As a new project, it is an interesting reference for Rust, which is usually adopted for building new features in projects previously written in C/C++, and is popular for systems programming versus building apps. The CTO of Microsoft Azure last year declared all new projects should be written in Rust over C/C++ because of its memory safety features.
But why build a search engine from scratch when GitHub could use another open-source solution, such as Apache Cassandra, Solr, or Elasticsearch?
"At first glance, building a search engine from scratch seems like a questionable decision. Why would you do that? Aren't there plenty of existing, open source solutions out there already? Why build something new?" writes GitHub's Timothy Clem.
His short answer is that GitHub hasn't found success using general text search products to power code search.
"The user experience is poor, indexing is slow, and it's expensive to host. There are some newer, code-specific open source projects out there, but they definitely don't work at GitHub's scale," he writes.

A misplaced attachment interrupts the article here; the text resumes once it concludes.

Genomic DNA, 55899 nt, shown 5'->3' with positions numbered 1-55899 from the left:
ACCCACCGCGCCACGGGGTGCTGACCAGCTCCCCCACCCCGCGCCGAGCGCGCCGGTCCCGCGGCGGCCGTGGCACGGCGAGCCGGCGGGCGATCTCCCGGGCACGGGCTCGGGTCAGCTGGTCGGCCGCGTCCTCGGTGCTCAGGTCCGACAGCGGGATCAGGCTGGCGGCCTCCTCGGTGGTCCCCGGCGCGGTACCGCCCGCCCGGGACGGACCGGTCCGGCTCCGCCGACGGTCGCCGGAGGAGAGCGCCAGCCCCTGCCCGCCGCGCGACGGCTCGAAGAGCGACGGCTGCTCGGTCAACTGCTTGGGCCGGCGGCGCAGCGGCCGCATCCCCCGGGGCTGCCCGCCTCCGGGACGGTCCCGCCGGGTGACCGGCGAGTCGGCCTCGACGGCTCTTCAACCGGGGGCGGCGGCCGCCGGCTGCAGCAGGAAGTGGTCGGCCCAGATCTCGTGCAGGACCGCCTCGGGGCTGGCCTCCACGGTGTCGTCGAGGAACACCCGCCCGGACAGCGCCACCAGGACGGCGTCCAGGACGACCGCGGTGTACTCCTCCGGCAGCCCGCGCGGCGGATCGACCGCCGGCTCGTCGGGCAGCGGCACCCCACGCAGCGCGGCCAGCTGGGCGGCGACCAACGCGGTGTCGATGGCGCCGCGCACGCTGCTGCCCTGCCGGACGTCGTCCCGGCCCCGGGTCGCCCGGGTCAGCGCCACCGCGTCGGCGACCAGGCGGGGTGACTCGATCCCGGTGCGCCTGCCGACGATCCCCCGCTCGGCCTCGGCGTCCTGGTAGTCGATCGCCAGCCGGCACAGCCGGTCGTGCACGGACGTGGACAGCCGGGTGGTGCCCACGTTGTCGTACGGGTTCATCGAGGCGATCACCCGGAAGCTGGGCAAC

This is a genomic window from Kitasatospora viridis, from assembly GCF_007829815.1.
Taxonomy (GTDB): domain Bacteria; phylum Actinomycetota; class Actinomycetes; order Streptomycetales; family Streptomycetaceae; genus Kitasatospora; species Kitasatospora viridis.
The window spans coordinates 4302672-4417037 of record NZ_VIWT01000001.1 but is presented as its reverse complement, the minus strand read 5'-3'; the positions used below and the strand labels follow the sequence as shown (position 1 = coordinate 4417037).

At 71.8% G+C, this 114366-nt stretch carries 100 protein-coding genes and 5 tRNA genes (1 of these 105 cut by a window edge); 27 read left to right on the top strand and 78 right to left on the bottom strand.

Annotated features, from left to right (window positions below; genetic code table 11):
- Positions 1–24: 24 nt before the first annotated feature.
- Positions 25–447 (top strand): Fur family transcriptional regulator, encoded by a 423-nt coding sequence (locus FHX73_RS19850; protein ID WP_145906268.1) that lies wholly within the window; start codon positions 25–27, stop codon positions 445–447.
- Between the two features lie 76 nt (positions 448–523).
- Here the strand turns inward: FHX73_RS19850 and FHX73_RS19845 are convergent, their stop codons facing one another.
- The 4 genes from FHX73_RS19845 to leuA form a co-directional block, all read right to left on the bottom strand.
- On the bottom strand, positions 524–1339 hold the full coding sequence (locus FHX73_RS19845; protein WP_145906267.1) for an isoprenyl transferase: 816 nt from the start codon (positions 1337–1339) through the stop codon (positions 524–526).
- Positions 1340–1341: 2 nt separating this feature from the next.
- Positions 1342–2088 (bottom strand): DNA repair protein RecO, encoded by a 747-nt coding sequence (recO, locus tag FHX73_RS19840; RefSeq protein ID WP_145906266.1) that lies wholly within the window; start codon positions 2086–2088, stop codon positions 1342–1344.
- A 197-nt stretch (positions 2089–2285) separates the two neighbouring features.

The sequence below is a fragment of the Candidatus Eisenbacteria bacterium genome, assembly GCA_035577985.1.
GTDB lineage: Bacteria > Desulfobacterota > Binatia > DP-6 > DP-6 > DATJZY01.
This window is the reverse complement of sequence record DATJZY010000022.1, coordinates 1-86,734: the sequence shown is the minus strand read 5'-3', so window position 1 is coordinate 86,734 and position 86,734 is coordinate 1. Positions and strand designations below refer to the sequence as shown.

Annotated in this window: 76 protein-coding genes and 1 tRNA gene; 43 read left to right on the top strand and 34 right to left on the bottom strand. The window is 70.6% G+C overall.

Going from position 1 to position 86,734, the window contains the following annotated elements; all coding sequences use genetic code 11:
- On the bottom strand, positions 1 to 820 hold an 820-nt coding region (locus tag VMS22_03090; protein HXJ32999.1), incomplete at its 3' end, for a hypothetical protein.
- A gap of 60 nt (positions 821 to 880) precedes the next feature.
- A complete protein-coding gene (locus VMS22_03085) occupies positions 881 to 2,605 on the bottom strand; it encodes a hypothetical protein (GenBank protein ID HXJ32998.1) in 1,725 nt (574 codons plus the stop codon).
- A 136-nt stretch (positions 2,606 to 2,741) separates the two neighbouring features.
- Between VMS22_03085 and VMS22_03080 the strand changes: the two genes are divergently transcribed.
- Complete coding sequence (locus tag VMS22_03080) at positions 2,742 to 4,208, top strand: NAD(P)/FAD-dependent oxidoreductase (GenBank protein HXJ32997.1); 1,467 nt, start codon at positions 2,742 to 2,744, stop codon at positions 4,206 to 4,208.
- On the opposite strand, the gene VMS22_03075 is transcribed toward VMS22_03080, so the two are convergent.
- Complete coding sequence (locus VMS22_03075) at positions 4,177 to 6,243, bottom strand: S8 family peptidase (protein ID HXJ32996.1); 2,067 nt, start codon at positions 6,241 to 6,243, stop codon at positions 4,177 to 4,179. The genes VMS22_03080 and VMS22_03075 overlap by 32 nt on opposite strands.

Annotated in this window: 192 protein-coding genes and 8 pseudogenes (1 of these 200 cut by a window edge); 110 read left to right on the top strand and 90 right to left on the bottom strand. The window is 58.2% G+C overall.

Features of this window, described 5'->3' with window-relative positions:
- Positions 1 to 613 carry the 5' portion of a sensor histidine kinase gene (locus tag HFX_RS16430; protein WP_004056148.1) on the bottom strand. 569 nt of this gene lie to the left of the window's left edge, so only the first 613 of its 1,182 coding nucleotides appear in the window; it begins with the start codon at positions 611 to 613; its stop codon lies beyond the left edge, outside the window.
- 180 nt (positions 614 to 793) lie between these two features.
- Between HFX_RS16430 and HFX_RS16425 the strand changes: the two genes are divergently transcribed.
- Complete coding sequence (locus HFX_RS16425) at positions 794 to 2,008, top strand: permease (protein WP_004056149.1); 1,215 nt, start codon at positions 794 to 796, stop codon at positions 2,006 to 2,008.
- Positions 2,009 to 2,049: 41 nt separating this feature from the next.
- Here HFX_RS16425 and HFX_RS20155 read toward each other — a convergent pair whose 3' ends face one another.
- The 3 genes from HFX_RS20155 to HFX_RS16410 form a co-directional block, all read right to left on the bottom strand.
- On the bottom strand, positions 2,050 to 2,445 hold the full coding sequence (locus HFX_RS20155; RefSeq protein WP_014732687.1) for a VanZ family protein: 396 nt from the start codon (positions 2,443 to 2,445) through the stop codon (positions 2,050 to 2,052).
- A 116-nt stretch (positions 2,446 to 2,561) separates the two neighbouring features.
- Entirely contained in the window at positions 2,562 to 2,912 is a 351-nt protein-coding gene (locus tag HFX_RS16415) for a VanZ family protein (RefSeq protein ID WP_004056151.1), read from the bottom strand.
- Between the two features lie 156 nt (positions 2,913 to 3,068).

GitHub started experimenting with Elasticsearch in 2011, but Clem notes it look "months" to index GitHub's then roughly eight million repositories. Today, GitHub supports about 200 million dynamic code repositories.
The Rust-written custom search engine, Blackbird, is more efficient and gives GitHub "substantial storage savings via deduplication and guarantees a uniform load distribution across shards", according to Pavel Avgustinov, VP of software engineering at GitHub.
He argues GitHub's scale means it can't use a Unix 'grep' (global regular expression print) for search. In effect, it would be too slow when considering the possibility of processing hundred of terabytes of code in memory. Queries would take too long.